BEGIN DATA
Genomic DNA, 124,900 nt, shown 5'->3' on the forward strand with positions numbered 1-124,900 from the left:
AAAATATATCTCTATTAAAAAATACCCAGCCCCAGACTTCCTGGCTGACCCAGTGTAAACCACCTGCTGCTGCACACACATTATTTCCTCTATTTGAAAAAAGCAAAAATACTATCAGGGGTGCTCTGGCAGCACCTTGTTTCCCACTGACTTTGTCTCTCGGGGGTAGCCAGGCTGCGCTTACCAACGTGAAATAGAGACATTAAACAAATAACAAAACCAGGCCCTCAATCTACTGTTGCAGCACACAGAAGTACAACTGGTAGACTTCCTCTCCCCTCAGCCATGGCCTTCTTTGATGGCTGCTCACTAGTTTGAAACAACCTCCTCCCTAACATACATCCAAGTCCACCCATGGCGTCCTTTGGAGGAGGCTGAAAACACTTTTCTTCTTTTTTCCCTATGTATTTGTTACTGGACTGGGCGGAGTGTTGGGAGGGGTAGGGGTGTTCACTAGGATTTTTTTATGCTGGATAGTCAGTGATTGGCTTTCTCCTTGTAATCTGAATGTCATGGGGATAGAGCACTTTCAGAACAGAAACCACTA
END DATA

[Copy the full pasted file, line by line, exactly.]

Genomic DNA, 124,900 nt, shown 5'->3' on the forward strand with positions numbered 1-124,900 from the left:
AAAATATATCTCTATTAAAAAATACCCAGCCCCAGACTTCCTGGCTGACCCAGTGTAAACCACCTGCTGCTGCACACACATTATTTCCTCTATTTGAAAAAAGCAAAAATACTATCAGGGGTGCTCTGGCAGCACCTTGTTTCCCACTGACTTTGTCTCTCGGGGGTAGCCAGGCTGCGCTTACCAACGTGAAATAGAGACATTAAACAAATAACAAAACCAGGCCCTCAATCTACTGTTGCAGCACACAGAAGTACAACTGGTAGACTTCCTCTCCCCTCAGCCATGGCCTTCTTTGATGGCTGCTCACTAGTTTGAAACAACCTCCTCCCTAACATACATCCAAGTCCACCCATGGCGTCCTTTGGAGGAGGCTGAAAACACTTTTCTTCTTTTTTCCCTATGTATTTGTTACTGGACTGGGCGGAGTGTTGGGAGGGGTAGGGGTGTTCACTAGGATTTTTTTATGCTGGATAGTCAGTGATTGGCTTTCTCCTTGTAATCTGAATGTCATGGGGATAGAGCACTTTCAGAACAGAAACCACTA